Birding trip report Ethiopia 24 Feb 11 March 2011
John van der Woude -  www.jvanderw.nl
Photos of birding sites
See also:   report   -    bird photos   -   photos of street life

First morning of the trip, in hotel garden in Addis Abbeba.

Marshy spot along the road, when driving from Addis to Debre Birhan.

At the Ankober Escarpment, for Ankober Serin.

Looking down from the Ankober Escarpment into one of the Rift Valley branches.

While driving down from the Ankober Escarpment into the Rift Valley. Erlanger's Lark somewhere here.

Half-collared Kingfisher was here, at the bottom of the Rift Valley below Ankober.

Awash national park, with Kori Bustard in the shade. In this park we had four bustard species.

Awash national park.

Awash national park, view from Kereyou lodge, our lunch site.

River view from our Awash Falls lodge.

Shady and very birdy garden of restaurant in Nazret.

Roadside stop for Abyssinian Ground-Hornbill.

Ziway lake border, good for many trip ticks.

Bale Mountains national park, forest zone. Our only Abyssinian Woodpecker and several Abyssinian Catbirds.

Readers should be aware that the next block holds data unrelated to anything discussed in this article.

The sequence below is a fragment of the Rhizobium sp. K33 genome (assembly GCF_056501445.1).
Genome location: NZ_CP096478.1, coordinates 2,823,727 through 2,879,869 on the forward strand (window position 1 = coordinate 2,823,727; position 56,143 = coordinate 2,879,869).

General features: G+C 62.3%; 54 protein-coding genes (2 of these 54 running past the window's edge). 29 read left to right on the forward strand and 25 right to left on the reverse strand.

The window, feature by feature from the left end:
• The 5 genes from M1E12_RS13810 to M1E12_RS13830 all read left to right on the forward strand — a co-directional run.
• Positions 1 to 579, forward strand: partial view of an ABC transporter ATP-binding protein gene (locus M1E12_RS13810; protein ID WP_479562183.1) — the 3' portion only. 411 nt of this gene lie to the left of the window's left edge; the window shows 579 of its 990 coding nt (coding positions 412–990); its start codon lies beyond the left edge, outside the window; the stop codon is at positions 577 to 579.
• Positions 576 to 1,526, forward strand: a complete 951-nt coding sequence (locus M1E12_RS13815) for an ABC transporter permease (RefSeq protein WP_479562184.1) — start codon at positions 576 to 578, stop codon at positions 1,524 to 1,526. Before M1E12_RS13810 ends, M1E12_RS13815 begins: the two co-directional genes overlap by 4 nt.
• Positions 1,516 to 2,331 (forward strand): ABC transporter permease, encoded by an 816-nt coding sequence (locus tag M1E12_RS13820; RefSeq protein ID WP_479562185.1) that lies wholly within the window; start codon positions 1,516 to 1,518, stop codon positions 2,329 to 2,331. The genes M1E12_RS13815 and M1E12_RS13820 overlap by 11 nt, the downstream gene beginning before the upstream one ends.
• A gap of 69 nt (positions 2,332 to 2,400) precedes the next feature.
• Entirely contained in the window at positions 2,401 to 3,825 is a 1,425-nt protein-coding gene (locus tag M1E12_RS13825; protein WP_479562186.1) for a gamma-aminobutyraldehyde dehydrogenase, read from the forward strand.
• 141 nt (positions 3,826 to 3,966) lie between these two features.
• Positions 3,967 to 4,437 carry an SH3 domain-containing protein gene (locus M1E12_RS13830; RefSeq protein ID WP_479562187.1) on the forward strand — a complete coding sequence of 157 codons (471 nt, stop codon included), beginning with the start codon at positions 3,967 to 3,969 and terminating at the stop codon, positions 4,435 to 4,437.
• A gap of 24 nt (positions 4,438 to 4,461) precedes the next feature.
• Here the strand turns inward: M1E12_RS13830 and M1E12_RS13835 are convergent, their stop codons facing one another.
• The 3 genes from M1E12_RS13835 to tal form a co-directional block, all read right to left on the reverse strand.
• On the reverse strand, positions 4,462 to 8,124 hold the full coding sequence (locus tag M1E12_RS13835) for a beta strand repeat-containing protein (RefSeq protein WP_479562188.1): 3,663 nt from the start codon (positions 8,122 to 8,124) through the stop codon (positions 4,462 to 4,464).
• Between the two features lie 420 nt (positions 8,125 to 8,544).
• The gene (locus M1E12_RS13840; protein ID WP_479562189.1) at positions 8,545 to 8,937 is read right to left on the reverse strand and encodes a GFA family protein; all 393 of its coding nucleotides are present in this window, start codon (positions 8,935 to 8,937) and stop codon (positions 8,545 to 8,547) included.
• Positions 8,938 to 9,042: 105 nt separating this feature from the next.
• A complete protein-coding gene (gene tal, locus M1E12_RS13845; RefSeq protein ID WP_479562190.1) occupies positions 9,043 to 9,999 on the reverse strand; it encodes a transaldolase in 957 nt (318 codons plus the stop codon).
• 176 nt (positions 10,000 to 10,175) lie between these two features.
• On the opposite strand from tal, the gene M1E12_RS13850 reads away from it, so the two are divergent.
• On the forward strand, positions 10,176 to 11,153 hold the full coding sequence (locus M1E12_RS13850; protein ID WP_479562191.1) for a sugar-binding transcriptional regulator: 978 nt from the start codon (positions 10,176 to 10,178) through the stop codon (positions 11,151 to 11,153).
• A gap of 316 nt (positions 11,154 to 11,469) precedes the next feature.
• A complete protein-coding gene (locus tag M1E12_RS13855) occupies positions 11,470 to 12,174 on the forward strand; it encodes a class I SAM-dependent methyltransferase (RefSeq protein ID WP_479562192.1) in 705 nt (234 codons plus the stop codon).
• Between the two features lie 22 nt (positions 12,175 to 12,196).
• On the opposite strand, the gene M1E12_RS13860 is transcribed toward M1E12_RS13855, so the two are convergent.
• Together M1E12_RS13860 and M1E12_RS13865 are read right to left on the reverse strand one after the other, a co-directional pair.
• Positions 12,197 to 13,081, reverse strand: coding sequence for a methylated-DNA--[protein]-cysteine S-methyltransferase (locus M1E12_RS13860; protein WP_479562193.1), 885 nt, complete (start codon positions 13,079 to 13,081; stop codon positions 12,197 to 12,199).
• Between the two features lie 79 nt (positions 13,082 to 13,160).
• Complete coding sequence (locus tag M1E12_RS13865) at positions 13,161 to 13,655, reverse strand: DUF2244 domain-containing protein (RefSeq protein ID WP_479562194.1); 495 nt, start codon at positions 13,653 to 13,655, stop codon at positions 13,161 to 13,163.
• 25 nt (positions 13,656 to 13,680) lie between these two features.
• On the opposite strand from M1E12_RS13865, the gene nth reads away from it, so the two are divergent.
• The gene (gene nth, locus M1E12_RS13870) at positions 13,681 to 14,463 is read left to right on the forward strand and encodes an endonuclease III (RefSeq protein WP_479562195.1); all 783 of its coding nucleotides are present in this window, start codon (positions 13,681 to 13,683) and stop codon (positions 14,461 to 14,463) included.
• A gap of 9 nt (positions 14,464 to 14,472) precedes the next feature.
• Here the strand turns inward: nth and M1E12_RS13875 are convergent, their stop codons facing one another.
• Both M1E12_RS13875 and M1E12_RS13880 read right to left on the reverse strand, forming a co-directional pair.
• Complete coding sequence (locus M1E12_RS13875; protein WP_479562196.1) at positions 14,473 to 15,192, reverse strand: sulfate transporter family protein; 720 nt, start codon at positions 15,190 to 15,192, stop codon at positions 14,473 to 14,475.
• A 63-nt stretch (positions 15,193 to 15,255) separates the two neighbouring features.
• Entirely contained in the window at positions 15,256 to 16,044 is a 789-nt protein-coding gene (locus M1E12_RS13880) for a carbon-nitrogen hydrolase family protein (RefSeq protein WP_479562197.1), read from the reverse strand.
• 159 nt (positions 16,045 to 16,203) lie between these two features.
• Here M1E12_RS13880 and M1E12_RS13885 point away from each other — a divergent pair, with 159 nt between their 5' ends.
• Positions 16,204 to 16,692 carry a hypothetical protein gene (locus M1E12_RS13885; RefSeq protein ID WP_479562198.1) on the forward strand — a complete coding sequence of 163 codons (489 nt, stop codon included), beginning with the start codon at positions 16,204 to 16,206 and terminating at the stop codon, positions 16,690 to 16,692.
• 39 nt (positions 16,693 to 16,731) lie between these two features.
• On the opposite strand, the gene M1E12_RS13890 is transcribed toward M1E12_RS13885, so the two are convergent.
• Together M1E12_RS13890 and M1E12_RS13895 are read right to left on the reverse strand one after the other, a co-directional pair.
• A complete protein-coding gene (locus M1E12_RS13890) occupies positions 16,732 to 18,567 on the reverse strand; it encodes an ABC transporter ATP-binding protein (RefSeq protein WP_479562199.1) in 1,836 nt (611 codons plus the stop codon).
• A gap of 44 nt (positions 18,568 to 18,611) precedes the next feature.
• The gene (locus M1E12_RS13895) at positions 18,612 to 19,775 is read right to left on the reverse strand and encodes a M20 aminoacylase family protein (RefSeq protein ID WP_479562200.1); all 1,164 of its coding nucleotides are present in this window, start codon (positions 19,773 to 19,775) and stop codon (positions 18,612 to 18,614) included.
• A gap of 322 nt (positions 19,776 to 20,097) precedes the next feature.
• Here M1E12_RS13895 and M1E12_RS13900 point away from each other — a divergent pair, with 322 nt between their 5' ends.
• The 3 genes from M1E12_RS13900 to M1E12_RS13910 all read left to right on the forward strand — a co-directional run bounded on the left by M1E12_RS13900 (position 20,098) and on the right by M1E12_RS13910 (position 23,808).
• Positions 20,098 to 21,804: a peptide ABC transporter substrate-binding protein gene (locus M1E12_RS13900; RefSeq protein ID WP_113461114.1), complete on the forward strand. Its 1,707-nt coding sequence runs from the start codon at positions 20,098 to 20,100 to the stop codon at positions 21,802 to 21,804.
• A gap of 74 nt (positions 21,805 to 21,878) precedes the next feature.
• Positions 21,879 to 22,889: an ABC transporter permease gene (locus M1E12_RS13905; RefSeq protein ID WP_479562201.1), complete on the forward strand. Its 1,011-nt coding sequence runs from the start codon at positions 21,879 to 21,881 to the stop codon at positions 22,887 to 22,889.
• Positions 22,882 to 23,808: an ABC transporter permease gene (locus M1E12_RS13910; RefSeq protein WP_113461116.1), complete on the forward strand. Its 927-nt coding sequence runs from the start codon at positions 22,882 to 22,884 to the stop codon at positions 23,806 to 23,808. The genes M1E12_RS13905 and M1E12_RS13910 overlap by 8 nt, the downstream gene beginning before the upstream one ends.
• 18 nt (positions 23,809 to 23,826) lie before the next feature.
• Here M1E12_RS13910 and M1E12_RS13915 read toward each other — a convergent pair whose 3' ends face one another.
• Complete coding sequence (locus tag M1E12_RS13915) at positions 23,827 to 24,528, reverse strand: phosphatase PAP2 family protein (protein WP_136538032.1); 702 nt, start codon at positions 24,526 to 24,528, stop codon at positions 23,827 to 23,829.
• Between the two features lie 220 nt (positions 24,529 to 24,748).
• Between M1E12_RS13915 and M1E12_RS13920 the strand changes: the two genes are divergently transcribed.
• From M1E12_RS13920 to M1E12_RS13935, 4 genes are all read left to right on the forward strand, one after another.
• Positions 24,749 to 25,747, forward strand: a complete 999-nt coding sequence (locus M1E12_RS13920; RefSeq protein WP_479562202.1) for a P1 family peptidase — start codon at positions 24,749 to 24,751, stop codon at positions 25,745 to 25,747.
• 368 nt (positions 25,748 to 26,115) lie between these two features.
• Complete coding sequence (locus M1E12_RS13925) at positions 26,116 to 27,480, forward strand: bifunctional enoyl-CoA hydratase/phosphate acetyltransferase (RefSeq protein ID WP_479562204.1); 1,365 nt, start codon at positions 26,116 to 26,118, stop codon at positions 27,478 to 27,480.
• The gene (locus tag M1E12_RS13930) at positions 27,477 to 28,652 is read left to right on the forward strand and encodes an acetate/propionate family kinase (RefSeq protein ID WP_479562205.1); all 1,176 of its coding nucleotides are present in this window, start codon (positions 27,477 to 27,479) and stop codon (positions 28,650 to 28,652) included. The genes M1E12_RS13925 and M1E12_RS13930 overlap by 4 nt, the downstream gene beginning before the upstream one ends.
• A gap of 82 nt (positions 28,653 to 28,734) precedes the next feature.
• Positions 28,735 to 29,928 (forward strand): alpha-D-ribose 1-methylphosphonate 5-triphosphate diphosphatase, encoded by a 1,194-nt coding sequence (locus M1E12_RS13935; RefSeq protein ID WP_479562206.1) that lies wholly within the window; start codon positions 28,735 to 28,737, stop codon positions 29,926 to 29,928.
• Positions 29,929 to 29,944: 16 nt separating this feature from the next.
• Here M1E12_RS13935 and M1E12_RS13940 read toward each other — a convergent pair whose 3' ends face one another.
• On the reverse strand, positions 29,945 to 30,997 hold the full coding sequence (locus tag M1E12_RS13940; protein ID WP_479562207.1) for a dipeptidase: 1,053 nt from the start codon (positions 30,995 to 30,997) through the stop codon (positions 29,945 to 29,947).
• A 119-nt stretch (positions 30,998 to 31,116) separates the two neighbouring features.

The road across the Sanetti plateau in Bale Mountains NP. Francolins and Ethiopian Wolf.

A lake on the Sanetti plateau. Normally a good spot for Spot-beasted Plover, but we had to look elsewhere.

Marsh along the main road near Bale mts. NP. Here we had 74 Spot-breasted Plovers.

The grassy plain outside Negele, with Sidamo Lark (Liben Lark).

Savanna bush with termite mound, between Negele and Yabello. Red-naped Bush-shrike in this region.

Dawa river between Negele and Yabello, with, after some patience, White-winged Dove and Juba Weaver.

Open savanna SE of Yabello. Negussie and the four drivers.

Same savanna.

Along the road South of Yabello (the road to Kenya). After a rainy night, many D'Arnouds Barbets were singing.

In the old open woodland near the 'fish market' of Awassa lake. Good for Banded Barbet.

Some trees remaining from the Wondo Genet forest. Despite the severe deforestation we still we got our target birds here, like Spotted Creeper.

More remains of the Wondo Genet forest. We fear that in about five years no large trees will be left.